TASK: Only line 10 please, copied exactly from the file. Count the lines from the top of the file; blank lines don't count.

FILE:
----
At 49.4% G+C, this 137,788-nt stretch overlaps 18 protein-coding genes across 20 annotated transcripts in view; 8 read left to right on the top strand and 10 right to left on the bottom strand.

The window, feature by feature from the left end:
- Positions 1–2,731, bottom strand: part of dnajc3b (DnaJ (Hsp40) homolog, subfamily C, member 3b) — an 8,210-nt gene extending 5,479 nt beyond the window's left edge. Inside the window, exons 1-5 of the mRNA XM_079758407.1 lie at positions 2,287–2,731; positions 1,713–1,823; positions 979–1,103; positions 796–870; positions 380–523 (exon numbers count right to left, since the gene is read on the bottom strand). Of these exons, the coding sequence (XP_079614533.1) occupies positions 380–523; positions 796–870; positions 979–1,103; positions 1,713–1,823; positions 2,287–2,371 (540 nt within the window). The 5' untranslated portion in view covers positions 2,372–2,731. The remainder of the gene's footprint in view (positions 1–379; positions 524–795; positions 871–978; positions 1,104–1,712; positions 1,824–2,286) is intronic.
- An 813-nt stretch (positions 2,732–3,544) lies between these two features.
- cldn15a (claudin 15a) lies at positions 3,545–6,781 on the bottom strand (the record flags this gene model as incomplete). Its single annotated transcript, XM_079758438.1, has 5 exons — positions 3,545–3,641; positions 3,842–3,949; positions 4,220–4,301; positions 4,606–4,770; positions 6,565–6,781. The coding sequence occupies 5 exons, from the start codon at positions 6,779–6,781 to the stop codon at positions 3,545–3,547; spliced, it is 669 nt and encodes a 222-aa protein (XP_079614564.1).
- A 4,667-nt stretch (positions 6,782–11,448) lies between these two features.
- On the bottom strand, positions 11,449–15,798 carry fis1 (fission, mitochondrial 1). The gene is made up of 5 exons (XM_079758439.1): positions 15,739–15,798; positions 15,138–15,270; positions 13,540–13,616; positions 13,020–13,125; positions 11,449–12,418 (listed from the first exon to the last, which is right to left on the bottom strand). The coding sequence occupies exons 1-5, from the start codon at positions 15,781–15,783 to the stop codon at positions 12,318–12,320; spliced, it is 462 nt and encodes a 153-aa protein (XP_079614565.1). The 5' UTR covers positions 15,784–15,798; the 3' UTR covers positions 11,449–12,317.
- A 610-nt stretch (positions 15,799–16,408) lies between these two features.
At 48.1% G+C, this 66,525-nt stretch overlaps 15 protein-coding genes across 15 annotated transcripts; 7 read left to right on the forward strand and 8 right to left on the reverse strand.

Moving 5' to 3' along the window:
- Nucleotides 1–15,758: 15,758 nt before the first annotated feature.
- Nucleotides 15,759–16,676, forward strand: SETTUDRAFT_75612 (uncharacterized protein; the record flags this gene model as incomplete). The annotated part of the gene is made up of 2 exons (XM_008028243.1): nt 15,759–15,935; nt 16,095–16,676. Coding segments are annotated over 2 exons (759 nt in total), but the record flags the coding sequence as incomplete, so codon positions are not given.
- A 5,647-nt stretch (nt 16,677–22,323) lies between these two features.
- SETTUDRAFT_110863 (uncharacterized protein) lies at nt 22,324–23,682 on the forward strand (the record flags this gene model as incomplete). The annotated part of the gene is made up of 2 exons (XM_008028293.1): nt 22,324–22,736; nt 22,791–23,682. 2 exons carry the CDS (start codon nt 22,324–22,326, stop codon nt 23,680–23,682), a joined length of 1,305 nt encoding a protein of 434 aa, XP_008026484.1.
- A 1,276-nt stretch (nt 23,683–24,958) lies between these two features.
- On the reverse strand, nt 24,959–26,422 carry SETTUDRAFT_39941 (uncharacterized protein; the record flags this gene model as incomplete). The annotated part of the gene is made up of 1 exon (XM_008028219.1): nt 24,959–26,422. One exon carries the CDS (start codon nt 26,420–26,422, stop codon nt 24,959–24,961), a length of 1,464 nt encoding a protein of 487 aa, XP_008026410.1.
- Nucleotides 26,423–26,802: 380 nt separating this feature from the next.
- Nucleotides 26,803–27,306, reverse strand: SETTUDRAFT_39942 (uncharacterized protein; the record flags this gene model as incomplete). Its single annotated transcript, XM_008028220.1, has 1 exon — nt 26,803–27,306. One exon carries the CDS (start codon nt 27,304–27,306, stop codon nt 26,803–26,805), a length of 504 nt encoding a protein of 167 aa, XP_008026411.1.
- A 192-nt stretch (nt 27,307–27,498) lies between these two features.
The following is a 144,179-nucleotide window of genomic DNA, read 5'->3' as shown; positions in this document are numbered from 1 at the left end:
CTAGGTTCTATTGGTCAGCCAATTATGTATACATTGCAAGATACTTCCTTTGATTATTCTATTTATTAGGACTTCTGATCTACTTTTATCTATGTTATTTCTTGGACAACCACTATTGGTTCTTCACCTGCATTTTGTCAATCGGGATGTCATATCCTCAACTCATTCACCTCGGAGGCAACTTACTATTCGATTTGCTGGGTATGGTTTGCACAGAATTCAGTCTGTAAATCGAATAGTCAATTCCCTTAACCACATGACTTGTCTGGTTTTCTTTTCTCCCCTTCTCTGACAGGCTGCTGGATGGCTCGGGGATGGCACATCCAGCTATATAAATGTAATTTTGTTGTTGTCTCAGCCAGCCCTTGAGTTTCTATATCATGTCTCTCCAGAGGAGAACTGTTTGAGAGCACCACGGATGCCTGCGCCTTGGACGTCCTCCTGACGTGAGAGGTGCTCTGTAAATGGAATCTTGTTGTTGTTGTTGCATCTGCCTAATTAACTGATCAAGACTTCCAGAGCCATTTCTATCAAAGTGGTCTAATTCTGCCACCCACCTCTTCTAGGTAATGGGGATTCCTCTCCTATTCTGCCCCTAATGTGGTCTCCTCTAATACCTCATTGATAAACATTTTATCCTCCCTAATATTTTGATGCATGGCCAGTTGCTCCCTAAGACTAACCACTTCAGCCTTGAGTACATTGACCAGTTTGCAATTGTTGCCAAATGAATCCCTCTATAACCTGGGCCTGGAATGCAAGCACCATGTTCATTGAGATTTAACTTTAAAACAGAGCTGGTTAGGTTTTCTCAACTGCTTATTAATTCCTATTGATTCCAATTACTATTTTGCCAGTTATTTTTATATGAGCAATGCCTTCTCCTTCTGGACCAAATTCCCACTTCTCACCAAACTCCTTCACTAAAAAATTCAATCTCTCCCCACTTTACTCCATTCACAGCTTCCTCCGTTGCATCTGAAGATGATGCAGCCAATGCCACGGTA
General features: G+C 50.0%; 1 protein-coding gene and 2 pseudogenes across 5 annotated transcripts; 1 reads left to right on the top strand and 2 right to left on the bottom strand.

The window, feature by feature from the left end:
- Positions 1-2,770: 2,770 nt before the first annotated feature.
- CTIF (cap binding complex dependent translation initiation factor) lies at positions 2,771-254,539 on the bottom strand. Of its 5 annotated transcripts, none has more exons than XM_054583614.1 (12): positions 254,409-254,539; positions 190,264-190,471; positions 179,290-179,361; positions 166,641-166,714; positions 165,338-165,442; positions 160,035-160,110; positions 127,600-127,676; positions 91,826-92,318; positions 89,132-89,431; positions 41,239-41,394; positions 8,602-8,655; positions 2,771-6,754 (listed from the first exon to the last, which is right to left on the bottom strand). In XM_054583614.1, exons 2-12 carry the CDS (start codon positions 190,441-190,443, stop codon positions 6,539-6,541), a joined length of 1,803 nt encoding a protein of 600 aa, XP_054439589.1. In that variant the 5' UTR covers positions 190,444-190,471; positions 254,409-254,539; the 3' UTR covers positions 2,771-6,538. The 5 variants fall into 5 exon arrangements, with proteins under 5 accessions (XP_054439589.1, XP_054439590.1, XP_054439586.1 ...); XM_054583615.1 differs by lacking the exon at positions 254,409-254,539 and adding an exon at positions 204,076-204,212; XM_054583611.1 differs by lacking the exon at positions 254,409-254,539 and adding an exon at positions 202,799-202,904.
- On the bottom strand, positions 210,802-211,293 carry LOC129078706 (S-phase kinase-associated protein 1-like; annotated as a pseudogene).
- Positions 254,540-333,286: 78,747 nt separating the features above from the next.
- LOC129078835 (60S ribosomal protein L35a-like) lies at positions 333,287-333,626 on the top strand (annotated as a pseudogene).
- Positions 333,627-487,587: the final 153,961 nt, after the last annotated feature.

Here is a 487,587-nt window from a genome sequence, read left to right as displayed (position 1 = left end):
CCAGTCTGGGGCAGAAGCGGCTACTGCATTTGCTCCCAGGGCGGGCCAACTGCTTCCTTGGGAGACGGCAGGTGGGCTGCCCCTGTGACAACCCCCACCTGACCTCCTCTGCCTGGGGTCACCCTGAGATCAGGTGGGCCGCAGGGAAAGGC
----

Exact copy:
Moving 5' to 3' along the window: